Pramac Racing team-mate Francesco Bagnaia will make the move with him but can consider himself to be fortunate to be doing so having only finished in 16th overall this year.
That means Miller, and Frenchman Johann Zarco, who replaces him at Pramac, will also be expected to lead the development of the Ducati and get it back to winning ways more often in 2021 as the three remaining riders – newly crowned Moto 2 Champion Enea Bastianini, Luca Marini and Jorge Martin – will all be MotoGP rookies.
When Miguel Oliveira won the Styrian GP back in August, there was an element of fortune when he benefited from Pol Espargaro and Miller running wide at the penultimate corner. He seized the opportunity and took a superb win.
But there was no fortune about his victory at his home GP and it was as dominant a performance as you’re likely to see. The 25-year old took a brilliant pole position to increase the chances of a home win and in the race no one saw which way he went as he led from start to finish.
Within a few laps, he’d opened up a two-second lead and with the fastest lap of the race, his domination of the weekend was complete as he gave the Tech 3 KTM team their second ever MotoGP victory. The only downside was that there were no fans trackside to witness his success but you can guarantee they were screaming themselves hoarse whilst watching on TV!
A qualified dentist, Oliveira became the first ever Portuguese Grand Prix winner in 2015 and has previously been runner-up in both the Moto 3 (2015) and Moto 2 (2018) World Championships when riding for Red Bull KTM and whilst his first two seasons in MotoGP saw him placed in the satellite Tech 3 team, he’s thrived in the environment.
Having only taken one MotoGP podium prior to 2020, KTM have more than proved they’re now a match for anything else on the grid – taking three wins and eight podiums this year – and Oliveira is now well placed to be a title contender in 2021 when he’ll move to the official Red Bull Factory team.
As well as bringing the curtain down to the 2020 season, Portimao also brought to an end – for now – the MotoGP careers of Andrea Dovizioso and Cal Crutchlow.
Three times a runner in the championship, from 2017-2019, behind Marquez, Dovizioso was most people’s favourite for this year’s title after the Spaniard was ruled out for the season. But the Italian wasn’t able to mount a serious title challenge as his relationship with Ducati turned sour.
Aside from his victory in Austria, the day after Ducati announced they wouldn’t be re-signing him for 2021, Dovi, like Vinales and Quartararo, became a relative also-ran and instead of battling for wins and podiums, he spent much of the season at the bottom end of the top ten, eventually ending the year in fourth overall with only two podiums to his name.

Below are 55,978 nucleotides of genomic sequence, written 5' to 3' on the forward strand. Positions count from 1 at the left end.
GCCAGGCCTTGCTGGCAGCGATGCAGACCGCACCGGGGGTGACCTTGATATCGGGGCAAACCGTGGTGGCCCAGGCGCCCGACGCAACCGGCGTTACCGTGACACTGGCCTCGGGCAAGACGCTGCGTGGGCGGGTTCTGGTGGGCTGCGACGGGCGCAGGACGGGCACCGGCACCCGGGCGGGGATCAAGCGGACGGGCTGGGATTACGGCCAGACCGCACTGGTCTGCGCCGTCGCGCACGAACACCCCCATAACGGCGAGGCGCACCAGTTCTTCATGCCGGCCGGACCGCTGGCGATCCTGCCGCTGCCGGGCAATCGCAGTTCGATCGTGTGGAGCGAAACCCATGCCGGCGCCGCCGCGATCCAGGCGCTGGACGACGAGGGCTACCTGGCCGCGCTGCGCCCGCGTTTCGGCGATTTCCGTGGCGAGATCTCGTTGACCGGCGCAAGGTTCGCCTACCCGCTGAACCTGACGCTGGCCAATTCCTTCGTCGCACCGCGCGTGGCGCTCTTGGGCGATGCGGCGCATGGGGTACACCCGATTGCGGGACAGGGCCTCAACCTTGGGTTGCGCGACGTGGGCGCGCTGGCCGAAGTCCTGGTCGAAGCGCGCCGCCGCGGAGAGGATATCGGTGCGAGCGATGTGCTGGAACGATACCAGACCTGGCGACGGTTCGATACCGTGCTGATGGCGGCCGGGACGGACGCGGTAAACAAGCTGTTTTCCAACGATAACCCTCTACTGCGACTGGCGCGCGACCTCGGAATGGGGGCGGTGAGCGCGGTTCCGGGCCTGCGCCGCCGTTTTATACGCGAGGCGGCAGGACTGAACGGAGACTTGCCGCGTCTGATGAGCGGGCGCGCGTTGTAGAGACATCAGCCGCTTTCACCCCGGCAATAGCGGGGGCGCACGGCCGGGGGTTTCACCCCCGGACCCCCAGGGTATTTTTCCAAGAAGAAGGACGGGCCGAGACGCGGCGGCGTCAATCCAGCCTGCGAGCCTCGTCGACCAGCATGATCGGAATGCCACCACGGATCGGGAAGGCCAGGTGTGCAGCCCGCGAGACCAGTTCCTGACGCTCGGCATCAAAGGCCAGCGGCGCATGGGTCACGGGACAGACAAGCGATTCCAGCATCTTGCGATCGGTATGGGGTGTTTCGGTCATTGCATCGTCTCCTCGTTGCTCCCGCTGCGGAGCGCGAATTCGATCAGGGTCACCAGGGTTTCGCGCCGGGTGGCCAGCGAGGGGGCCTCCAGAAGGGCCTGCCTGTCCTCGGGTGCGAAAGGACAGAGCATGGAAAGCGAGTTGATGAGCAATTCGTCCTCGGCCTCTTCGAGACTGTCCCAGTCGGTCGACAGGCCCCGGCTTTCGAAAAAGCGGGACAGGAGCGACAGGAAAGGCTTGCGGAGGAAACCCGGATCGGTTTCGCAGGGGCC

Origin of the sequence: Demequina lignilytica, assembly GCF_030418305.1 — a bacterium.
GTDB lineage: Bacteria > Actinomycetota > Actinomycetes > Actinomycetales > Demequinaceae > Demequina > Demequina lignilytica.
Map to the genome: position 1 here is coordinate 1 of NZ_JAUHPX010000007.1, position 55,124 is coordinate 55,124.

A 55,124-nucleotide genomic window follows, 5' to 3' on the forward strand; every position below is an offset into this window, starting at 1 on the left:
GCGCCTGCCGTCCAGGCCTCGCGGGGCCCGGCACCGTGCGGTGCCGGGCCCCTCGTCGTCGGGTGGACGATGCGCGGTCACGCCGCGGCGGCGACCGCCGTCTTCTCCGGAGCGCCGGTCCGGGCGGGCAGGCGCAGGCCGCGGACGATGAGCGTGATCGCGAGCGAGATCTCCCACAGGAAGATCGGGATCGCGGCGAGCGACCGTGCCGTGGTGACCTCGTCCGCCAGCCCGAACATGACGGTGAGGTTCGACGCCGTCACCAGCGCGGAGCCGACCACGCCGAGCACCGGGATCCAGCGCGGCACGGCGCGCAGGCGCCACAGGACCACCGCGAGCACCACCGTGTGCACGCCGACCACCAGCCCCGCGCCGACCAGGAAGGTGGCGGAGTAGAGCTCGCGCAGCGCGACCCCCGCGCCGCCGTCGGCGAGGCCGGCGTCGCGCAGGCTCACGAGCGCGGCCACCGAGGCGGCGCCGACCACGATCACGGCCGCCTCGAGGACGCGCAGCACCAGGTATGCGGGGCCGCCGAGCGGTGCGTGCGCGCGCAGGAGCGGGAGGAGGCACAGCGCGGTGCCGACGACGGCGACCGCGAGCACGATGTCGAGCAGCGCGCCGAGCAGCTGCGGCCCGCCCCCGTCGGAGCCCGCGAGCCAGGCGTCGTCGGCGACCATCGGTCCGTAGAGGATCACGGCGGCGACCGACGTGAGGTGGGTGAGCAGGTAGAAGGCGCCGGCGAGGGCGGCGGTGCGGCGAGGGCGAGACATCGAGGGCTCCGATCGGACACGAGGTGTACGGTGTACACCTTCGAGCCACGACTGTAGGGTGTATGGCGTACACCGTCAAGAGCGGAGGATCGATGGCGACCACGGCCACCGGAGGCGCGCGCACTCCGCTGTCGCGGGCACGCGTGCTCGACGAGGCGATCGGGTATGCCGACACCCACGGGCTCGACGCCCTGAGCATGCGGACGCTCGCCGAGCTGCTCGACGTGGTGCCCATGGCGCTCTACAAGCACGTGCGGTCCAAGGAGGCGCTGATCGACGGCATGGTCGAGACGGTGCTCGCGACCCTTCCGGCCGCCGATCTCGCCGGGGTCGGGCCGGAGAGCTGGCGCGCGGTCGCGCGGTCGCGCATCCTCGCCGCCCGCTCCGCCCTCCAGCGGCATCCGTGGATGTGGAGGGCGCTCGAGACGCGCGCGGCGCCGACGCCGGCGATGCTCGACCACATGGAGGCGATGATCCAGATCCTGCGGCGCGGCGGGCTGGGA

The 34-year old Italian has been unlucky not to claim a MotoGP crown and has decided to take a year’s sabbatical rather than retire but with the factories now tending to prefer youth over experience, one has to wonder if we’ll see him back on the MotoGP grid.
Meanwhile, when Honda announced the LCR team would comprise current teamster Taka Nakagami and Alex Marquez in 2021, Crutchlow – five months older than Dovizioso – also found himself with little options for the year ahead. Aprilia was the only seat available but the Brit has decided that’s not a path he wants to go down.
Instead, he’s moved back to Yamaha, who he made his MotoGP debut with in 2011 and rode with for three years, but this time as their full-time tester rather.
The first Brit to win a premier class Grand Prix since Barry Sheene, Crutchlow ended the UK’s 35-year wait for success in 2016 and can look back on his ten-year stay in the series with pride.
Yes, he crashed out of a number of races when he looked set for podium finishes, at least, but he delivered more in his GP career than any other Brit since Sheene.
That’s some accolade to have and no-one can deny that he gave 100% from start to finish, his grit and determination to be out on track despite nasty injuries plain for all to see. There’s still a chance he’ll contest occasional races as a wild-card but let’s just hope we don’t have to wait another 35 years before we hear the British national anthem in MotoGP.
Having started watching motorcycle races all over the world form childhood, Phil Wain has been a freelance motorcycle journalist for 15 years and is features writer for a number of publications including BikeSport News and Classic Racer, having also been a regular contributor to MCN and MCN Sport. He is PR officer for a number of teams and riders at both the British Superbike Championship and International road races, including Smiths Racing, Quattro Plant Kawasaki, RAF Regular & Reserve Kawasaki, Dafabet Devitt Racing, John McGuinness, Lee Johnston and KMR Kawasaki. He is also heavily involved with the Isle of Man TT Races, writing official press releases and race reports as well as providing ITV4 with statistical information.